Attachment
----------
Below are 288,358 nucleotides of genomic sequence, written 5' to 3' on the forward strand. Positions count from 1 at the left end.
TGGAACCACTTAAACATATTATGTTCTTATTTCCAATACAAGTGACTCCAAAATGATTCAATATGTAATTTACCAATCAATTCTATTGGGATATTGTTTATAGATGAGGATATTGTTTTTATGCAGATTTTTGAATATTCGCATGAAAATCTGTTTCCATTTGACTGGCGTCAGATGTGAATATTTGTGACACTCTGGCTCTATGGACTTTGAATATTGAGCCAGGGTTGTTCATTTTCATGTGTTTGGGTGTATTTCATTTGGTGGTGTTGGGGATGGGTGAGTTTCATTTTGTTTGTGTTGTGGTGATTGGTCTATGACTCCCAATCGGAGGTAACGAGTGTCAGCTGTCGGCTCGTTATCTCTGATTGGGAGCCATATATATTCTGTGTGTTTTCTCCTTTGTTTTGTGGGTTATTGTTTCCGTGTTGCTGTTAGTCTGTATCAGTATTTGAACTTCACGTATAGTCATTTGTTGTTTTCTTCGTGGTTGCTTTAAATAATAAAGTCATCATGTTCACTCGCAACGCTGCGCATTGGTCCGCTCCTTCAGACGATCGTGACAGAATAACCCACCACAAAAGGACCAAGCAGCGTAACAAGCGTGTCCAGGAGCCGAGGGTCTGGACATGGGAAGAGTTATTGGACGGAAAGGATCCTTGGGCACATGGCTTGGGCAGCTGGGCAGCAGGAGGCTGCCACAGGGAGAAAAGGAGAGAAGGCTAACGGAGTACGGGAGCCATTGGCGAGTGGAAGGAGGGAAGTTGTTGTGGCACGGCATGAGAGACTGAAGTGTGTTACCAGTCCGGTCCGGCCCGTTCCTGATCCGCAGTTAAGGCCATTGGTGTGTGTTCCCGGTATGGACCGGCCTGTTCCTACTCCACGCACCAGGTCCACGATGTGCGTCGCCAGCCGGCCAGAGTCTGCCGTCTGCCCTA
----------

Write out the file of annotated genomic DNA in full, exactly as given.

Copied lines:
Below are 288,358 nucleotides of genomic sequence, written 5' to 3' on the forward strand. Positions count from 1 at the left end.
TGGAACCACTTAAACATATTATGTTCTTATTTCCAATACAAGTGACTCCAAAATGATTCAATATGTAATTTACCAATCAATTCTATTGGGATATTGTTTATAGATGAGGATATTGTTTTTATGCAGATTTTTGAATATTCGCATGAAAATCTGTTTCCATTTGACTGGCGTCAGATGTGAATATTTGTGACACTCTGGCTCTATGGACTTTGAATATTGAGCCAGGGTTGTTCATTTTCATGTGTTTGGGTGTATTTCATTTGGTGGTGTTGGGGATGGGTGAGTTTCATTTTGTTTGTGTTGTGGTGATTGGTCTATGACTCCCAATCGGAGGTAACGAGTGTCAGCTGTCGGCTCGTTATCTCTGATTGGGAGCCATATATATTCTGTGTGTTTTCTCCTTTGTTTTGTGGGTTATTGTTTCCGTGTTGCTGTTAGTCTGTATCAGTATTTGAACTTCACGTATAGTCATTTGTTGTTTTCTTCGTGGTTGCTTTAAATAATAAAGTCATCATGTTCACTCGCAACGCTGCGCATTGGTCCGCTCCTTCAGACGATCGTGACAGAATAACCCACCACAAAAGGACCAAGCAGCGTAACAAGCGTGTCCAGGAGCCGAGGGTCTGGACATGGGAAGAGTTATTGGACGGAAAGGATCCTTGGGCACATGGCTTGGGCAGCTGGGCAGCAGGAGGCTGCCACAGGGAGAAAAGGAGAGAAGGCTAACGGAGTACGGGAGCCATTGGCGAGTGGAAGGAGGGAAGTTGTTGTGGCACGGCATGAGAGACTGAAGTGTGTTACCAGTCCGGTCCGGCCCGTTCCTGATCCGCAGTTAAGGCCATTGGTGTGTGTTCCCGGTATGGACCGGCCTGTTCCTACTCCACGCACCAGGTCCACGATGTGCGTCGCCAGCCGGCCAGAGTCTGCCGTCTGCCCTA